Nguy Thi Khanh of GreenID wins Goldman Environmental Prize
Five out of six of the world’s top environmental prize went to women this year and notably one of them was a Vietnamese woman. Ms. Nguy Thi Khanh is a clean-energy advocate and one of this year’s winners of the Goldman environmental prize. She is currently the GreenID Executive Director and is also in charge of advocacy under the Vietnam Rivers Network (VRN). This year, Student Exchange Vietnam will host students from Northwestern University in Evanston, Illinois, USA. Northwestern University has a Global Engagement Studies Institute (GESI) which is a “study abroad program that provides undergraduates with the knowledge, tools, and experiences to confront shared global challenges” (gesi.northwestern.edu). One of the companies the students from Northwestern will be working with is GreenID, Ms. Khanh’s company.
Nguy Thi Khanh’s Background
We are so excited to both host these students and be working with someone who is making such a big difference in Vietnam’s environment. Ms. Khanh comes from a humble background being born in the rural village of Bac Am. This village is located near a coal plant, so Ms. Khanh saw the direct impact these coal plants have and watched as many people in her community develop cancer as a result. Although she had studied to be a diplomat, she couldn’t contain her passion for the environment and began working on water conservation issues and community development for a small Vietnamese nonprofit organization. In 2011, she founded the Green Innovation and Development Center (GreenID) which promotes sustainable energy development in Vietnam in addition to good water and air governance and green development. Her main focus is working on renewable energy and energy efficiency in order to reduce dependence on fossil fuels and coal power.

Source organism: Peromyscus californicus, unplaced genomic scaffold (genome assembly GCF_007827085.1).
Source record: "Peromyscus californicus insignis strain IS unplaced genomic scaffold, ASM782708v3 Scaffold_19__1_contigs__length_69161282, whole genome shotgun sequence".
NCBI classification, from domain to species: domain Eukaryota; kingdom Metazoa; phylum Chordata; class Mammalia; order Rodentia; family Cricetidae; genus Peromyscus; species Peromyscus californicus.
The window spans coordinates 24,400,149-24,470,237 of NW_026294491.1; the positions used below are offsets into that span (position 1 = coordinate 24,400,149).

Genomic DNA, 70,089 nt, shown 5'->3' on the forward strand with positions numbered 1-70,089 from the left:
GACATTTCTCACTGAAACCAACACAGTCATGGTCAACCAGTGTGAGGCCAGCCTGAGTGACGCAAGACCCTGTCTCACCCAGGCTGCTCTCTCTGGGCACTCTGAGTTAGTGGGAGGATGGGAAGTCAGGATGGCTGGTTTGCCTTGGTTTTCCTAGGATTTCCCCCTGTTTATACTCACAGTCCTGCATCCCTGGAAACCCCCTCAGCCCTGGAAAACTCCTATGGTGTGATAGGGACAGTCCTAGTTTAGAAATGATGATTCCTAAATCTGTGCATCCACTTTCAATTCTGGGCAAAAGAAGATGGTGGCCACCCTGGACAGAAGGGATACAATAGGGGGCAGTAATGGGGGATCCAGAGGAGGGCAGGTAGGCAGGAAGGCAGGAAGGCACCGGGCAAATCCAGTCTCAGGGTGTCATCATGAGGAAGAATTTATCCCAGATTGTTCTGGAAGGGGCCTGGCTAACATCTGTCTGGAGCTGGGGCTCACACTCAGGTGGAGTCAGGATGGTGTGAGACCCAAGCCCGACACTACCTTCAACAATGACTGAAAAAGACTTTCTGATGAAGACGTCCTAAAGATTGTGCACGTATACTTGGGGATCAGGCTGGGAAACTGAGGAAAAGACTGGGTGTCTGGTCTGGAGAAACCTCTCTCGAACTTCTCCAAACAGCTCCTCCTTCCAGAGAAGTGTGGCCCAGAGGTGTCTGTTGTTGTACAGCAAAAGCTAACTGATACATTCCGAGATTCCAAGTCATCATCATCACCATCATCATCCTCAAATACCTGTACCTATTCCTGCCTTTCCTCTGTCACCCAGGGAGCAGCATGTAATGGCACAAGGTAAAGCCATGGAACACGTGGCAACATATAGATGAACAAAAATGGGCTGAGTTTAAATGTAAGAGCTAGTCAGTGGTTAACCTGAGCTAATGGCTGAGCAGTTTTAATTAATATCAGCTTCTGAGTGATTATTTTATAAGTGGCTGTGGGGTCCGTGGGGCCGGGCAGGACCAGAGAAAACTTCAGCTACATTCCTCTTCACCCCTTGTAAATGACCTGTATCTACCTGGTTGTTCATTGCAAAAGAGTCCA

Making Vietnam’s Power Development Plan Greener
When Vietnam announced their Power Development Plan, Ms. Khanh saw that they were predicting a dramatic increase in energy demands based on steep economic growth. She was not happy about this as the plan had a heavy reliance on coal and the long-term energy security and climate implications for Vietnam could be detrimental. Ms. Khanh worked very hard to develop an alternative and more environmentally friendly plan. She released a study on how to reduce the use of coal and replace it with sustainable energy sources. The study went into a thorough explanation about how expensive and risky coal is as a primary source of power, and unfortunately at this time there were also several coal-related environmental disasters in Vietnam. However, these disasters helped to emphasize the implications that coal can have and began bringing discussions about Vietnam’s energy future to the forefront. The coverage Ms. Khanh received from this allowed her and GreenID to collaborate with the Vietnamese government on a revised energy development plan. In March 2016, the Vietnamese government announced their revised Power Development Plan that was in collaboration with Ms. Khanh and her research. This new plan considerably lowered the number of coal plants and increased the use of renewable energy to 21% of the total energy plan by 2030. Ms. Khanh has helped guide Vietnam on the path toward energy independence. Ms. Khanh’s hard work and research on this project is what lead her to winning the Goldman environmental prize.
We are very proud of Ms. Khanh’s research, and we are thrilled to see Vietnam move toward renewable energy. These types of developments are what will bring Vietnam into the future and help save not only our beautiful country, but also our people. We are privileged to be able to work with someone who is doing such meaningful work, and we are delighted that the students of Northwestern University will be able to help further this important work.
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